The Lehigh Valley news circuit has been percolating for some time now regarding the recent Lower Macungie development decision. Patrick Lester of the Morning Call had an excellent write-up about the matter earlier this week.
Here’s a brief recap: David Jaindl, property owner, wants to develop homes and warehouses on a big chunk of his land (about 600 acres). He went to the Lower Mac Commissioners for permission; the Commissioners, hoping to make good on promises of open space preservation, denied his request. Jaindl then threatened to turn the land into a quarry, at which point the Commissioners decided to renegotiate and allow for the land to be developed, with a preservation of about a few hundred acres. Many in the township are outraged at this agreement, mainly because they claim that the Commissioners made the decision without public input.
Some in the township are now fighting back. According to Lester:
The Friends [for the Protection of Lower Macungie Township] group has dug in for what is expected to be a long and costly legal battle over zoning and land development ordinance changes that benefit Jaindl’s plans for about 500 acres in an area bounded by Smith Lane and Mertztown, Spring Creek and Ruth roads. The changes essentially allow heavy industrial, commercial and residential development that previously weren’t permitted.
Several of the group’s members have joined to sue the township in Lehigh County Court in an attempt to overturn the zoning changes and prevent what they describe as a dangerous precedent that could have statewide implications.
Open space is not the only aspect that is of concern (or, at least, open space for the sake of open space is not the only concern). Worries are high that a new development in this area will come with a slew of externalities, such as increased traffic and problems with stormwater management. If we look at a map of the area below, two things stand out: 1) the area proposed for development is very large (600 or so acres means nothing to some until you look at a visualization, and 2) this development is situated in a place that already experiences high traffic volumes and, additionally, developments like these have caused numerous quality of life problems in this part of the region. Here is the map:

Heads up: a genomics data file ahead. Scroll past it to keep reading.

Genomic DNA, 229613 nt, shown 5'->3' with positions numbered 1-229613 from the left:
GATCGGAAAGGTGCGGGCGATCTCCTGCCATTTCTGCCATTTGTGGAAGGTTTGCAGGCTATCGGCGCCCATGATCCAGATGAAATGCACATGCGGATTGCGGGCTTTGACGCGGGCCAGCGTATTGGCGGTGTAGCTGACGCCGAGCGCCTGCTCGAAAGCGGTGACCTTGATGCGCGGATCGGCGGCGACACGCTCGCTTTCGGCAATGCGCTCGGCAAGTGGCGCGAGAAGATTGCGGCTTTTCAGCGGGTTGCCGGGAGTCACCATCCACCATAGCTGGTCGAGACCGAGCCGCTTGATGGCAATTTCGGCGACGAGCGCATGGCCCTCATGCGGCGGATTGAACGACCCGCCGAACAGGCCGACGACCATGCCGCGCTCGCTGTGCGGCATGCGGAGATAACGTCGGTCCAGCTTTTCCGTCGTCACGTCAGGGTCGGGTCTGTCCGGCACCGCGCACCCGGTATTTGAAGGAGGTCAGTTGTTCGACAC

Patrick Lester followed up on his coverage with an article published in the Morning Call yesterday. The article reports on a Tuesday meeting, at which Jaindl representatives addressed the worries of the residents:
Scott Pidcock, Jaindl’s engineer, said the company will exceed its obligations for controlling storm water on a proposed 14-lot subdivision plan and is well aware of the traffic concerns. The subdivision is part of Jaindl’s overall plan to add warehouses, businesses and homes on 600-plus acres. The township approved zoning and subdivision ordinance changes to accommodate Jaindl’s plan.
“The goal is that we have proper functioning roads,” Pidcock said. “We, as you, want the roads to work, otherwise the value of the property is diminished.”
The Lower Macungie Planning Commission did not take action this week and discussions are to continue into early next year.
My question: Where is the Lehigh Valley Planning Commission fit into all of this? I am sure that they provided their recommendation for this (they do so for all development decisions in the Lehigh Valley), but given that they are purely advisory (thanks to Pennsylvania’s MPC), their recommendations are just that: recommendations. Lower Mac can ultimately do what it wants to, even though their decision will impact more places than just Lower Mac.